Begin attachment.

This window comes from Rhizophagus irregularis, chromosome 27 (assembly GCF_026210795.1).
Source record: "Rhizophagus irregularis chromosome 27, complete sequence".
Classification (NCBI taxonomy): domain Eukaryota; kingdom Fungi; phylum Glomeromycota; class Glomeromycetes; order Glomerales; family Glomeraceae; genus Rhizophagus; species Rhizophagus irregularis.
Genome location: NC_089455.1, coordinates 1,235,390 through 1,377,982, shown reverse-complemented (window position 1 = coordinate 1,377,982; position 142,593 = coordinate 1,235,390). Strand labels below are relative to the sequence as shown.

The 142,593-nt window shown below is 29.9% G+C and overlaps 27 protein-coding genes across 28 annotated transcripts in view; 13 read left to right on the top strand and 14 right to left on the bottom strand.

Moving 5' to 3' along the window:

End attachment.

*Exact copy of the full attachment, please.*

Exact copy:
This window comes from Rhizophagus irregularis, chromosome 27 (assembly GCF_026210795.1).
Source record: "Rhizophagus irregularis chromosome 27, complete sequence".
Classification (NCBI taxonomy): domain Eukaryota; kingdom Fungi; phylum Glomeromycota; class Glomeromycetes; order Glomerales; family Glomeraceae; genus Rhizophagus; species Rhizophagus irregularis.
Genome location: NC_089455.1, coordinates 1,235,390 through 1,377,982, shown reverse-complemented (window position 1 = coordinate 1,377,982; position 142,593 = coordinate 1,235,390). Strand labels below are relative to the sequence as shown.

The 142,593-nt window shown below is 29.9% G+C and overlaps 27 protein-coding genes across 28 annotated transcripts in view; 13 read left to right on the top strand and 14 right to left on the bottom strand.

Moving 5' to 3' along the window: